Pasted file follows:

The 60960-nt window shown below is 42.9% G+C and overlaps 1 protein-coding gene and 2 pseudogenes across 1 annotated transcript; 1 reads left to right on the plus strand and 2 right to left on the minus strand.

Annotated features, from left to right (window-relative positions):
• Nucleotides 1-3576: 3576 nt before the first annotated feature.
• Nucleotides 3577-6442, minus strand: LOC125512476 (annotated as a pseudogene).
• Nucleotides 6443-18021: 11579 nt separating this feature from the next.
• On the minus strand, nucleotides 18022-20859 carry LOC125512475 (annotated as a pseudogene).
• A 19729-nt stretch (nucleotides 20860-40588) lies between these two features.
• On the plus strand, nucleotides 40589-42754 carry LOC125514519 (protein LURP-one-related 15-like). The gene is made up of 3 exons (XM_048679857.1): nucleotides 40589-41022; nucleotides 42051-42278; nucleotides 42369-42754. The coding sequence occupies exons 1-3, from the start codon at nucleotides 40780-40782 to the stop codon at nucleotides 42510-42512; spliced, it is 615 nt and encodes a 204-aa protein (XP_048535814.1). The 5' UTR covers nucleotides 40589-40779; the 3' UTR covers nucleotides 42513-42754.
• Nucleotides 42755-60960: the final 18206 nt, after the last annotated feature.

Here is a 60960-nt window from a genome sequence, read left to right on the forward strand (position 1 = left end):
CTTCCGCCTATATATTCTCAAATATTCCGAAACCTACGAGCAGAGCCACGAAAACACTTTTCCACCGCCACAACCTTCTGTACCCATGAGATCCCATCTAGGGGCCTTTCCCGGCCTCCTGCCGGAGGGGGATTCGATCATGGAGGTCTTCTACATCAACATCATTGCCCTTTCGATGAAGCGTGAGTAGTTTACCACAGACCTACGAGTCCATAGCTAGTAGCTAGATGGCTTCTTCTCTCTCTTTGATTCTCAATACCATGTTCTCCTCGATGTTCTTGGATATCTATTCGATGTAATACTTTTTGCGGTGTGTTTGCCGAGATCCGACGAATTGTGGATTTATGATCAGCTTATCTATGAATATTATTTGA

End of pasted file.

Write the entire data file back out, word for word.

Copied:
The 60960-nt window shown below is 42.9% G+C and overlaps 1 protein-coding gene and 2 pseudogenes across 1 annotated transcript; 1 reads left to right on the plus strand and 2 right to left on the minus strand.

Annotated features, from left to right (window-relative positions):
• Nucleotides 1-3576: 3576 nt before the first annotated feature.
• Nucleotides 3577-6442, minus strand: LOC125512476 (annotated as a pseudogene).
• Nucleotides 6443-18021: 11579 nt separating this feature from the next.
• On the minus strand, nucleotides 18022-20859 carry LOC125512475 (annotated as a pseudogene).
• A 19729-nt stretch (nucleotides 20860-40588) lies between these two features.
• On the plus strand, nucleotides 40589-42754 carry LOC125514519 (protein LURP-one-related 15-like). The gene is made up of 3 exons (XM_048679857.1): nucleotides 40589-41022; nucleotides 42051-42278; nucleotides 42369-42754. The coding sequence occupies exons 1-3, from the start codon at nucleotides 40780-40782 to the stop codon at nucleotides 42510-42512; spliced, it is 615 nt and encodes a 204-aa protein (XP_048535814.1). The 5' UTR covers nucleotides 40589-40779; the 3' UTR covers nucleotides 42513-42754.
• Nucleotides 42755-60960: the final 18206 nt, after the last annotated feature.

Here is a 60960-nt window from a genome sequence, read left to right on the forward strand (position 1 = left end):
CTTCCGCCTATATATTCTCAAATATTCCGAAACCTACGAGCAGAGCCACGAAAACACTTTTCCACCGCCACAACCTTCTGTACCCATGAGATCCCATCTAGGGGCCTTTCCCGGCCTCCTGCCGGAGGGGGATTCGATCATGGAGGTCTTCTACATCAACATCATTGCCCTTTCGATGAAGCGTGAGTAGTTTACCACAGACCTACGAGTCCATAGCTAGTAGCTAGATGGCTTCTTCTCTCTCTTTGATTCTCAATACCATGTTCTCCTCGATGTTCTTGGATATCTATTCGATGTAATACTTTTTGCGGTGTGTTTGCCGAGATCCGACGAATTGTGGATTTATGATCAGCTTATCTATGAATATTATTTGA